Dye‐enhanced laser welding for skin closure

Susan D. DeCoste, William Farinelli, Thomas Flotte, R. Rox Anderson

Research output: Contribution to journalArticle

82 Scopus citations

Abstract

The use of a laser to weld tissue in combination with a topical photosensitizing dye permits selective delivery of energy to the target tissue. A combination of indocyanine green (IG), absorption peak 780 nm, and the near‐infrared (IR) alexandrite laser was studied with albino guinea pig skin. IG was shown to bind to the outer 25 μm of guinea pig dermis and appeared to be bound to collagen. The optical transmittance of full‐thickness guinea pig skin in the near IR was 40% indicating that the alexandrite laser should provide adequate tissue penetration. Laser “welding” of skin in vivo was achieved at various concentrations of IG from 0.03 to 3 mg/cc using the alexandrite at 780 nm, 250‐μsec pulse duration, 8 Hz, and a 4‐mm spot size. A spectrum of welds was obtained from 1‐ to 20‐W/cm average irradiance. Weak welds occurred with no thermal damage obtained at lower irradiances: stronger welds with thermal damage confined to the weld site occurred at higher irradiances. At still higher irradiances, local vaporization occurred with failure to “weld.” Thus, there was an optimal range of irradiances for “welding,” which varied inversely with dye concentration. Histology confirmed the thermal damage results that were evident clinically. IG dye‐enhanced laser welding is possible in skin and with further optimization may have practical application.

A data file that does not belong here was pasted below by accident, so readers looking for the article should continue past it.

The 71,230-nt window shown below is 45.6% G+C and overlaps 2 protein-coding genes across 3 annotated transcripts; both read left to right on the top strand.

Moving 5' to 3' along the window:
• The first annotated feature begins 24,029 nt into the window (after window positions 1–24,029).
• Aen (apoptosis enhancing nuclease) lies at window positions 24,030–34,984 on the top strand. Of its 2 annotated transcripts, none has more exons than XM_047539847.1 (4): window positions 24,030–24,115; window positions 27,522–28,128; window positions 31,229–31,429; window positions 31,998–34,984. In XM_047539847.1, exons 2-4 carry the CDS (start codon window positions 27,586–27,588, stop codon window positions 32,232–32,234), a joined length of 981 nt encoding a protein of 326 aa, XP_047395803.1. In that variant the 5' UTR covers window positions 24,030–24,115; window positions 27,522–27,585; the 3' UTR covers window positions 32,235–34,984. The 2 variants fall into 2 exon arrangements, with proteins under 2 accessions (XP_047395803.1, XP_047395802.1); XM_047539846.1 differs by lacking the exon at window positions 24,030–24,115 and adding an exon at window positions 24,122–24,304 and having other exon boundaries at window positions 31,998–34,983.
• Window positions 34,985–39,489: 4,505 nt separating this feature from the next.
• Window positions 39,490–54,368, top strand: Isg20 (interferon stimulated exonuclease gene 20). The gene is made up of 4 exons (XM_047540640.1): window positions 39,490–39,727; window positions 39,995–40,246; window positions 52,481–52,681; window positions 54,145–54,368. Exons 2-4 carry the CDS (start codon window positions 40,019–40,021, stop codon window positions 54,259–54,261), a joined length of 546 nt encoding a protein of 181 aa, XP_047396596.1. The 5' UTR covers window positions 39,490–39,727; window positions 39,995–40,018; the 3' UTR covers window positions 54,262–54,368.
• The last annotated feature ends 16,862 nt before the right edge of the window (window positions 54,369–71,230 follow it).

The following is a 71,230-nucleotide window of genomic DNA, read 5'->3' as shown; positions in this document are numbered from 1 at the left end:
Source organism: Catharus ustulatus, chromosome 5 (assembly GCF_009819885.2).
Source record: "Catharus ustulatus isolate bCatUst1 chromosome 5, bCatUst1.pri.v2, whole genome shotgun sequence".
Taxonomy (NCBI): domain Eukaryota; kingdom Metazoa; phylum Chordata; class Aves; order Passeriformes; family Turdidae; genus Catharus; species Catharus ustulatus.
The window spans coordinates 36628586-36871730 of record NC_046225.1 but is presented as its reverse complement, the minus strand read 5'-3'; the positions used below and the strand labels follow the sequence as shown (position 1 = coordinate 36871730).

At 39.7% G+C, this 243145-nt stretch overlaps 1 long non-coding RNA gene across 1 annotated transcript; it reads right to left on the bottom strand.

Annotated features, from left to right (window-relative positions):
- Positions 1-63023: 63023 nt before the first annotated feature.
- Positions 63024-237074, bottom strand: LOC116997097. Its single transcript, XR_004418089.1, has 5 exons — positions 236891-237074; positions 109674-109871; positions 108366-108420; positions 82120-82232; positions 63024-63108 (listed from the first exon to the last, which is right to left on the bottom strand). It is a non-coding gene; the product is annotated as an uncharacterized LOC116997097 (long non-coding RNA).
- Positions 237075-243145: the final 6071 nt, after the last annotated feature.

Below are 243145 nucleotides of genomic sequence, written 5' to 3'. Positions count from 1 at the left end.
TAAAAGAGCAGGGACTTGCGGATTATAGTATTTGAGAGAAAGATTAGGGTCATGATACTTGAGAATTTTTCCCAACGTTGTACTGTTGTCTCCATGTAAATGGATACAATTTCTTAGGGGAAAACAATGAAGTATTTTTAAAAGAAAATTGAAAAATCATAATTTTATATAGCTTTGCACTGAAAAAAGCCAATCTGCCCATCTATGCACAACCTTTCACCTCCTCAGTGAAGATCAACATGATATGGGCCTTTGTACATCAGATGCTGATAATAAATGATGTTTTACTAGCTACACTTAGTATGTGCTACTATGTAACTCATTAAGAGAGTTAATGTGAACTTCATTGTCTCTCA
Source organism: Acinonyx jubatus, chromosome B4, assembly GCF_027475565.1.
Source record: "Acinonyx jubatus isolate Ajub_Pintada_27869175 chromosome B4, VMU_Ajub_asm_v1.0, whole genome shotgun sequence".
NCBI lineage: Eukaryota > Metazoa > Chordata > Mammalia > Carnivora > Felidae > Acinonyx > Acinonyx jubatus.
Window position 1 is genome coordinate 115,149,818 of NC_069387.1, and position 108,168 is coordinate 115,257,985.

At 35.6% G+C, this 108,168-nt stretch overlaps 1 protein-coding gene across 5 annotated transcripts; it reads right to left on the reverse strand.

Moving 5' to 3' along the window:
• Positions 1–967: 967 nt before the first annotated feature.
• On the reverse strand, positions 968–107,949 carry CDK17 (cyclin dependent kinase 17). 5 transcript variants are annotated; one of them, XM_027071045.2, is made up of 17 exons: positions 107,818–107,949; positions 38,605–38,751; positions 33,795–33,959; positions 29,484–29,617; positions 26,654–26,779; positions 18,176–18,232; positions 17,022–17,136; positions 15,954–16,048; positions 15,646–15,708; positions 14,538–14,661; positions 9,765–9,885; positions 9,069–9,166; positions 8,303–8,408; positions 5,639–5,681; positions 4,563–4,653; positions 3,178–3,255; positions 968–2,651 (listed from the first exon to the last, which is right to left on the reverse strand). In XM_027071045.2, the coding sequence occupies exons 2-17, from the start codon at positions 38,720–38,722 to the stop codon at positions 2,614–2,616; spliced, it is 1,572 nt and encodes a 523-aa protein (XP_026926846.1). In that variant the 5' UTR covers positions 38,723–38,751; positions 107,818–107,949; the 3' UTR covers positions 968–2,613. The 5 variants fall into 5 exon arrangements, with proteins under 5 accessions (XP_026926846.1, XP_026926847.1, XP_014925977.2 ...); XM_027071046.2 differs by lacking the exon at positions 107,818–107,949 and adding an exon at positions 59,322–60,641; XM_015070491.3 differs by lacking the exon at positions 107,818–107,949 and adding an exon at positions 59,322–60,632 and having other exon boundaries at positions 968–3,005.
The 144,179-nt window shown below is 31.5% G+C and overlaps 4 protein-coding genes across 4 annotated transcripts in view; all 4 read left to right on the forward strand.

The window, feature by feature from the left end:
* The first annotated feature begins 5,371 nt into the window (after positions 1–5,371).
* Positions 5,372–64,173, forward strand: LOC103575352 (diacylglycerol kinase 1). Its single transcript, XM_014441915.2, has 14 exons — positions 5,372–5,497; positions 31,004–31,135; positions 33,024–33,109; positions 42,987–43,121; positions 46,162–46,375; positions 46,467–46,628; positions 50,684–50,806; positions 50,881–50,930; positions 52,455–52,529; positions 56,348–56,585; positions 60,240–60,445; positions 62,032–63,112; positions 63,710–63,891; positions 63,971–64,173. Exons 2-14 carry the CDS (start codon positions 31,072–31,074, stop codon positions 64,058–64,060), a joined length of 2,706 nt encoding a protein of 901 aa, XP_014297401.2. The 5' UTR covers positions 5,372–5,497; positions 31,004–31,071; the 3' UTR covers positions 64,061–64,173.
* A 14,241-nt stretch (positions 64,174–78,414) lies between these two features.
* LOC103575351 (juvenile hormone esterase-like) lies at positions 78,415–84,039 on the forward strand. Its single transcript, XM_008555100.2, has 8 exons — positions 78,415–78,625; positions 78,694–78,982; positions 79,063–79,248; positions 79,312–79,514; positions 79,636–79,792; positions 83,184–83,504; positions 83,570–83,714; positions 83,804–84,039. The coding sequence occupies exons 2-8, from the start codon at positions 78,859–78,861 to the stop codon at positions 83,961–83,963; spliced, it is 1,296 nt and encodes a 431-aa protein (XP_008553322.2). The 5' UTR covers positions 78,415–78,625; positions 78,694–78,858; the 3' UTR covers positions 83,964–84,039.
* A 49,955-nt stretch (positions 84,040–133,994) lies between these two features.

Original languageEnglish (US)
Pages (from-to)25-32
Number of pages8
JournalLasers in Surgery and Medicine
Volume12
Issue number1
DOIs
StatePublished - 1992

Keywords

  • indocyanine green
  • photosensitization
  • photothermal
  • thermal

ASJC Scopus subject areas

  • Surgery
  • Dermatology

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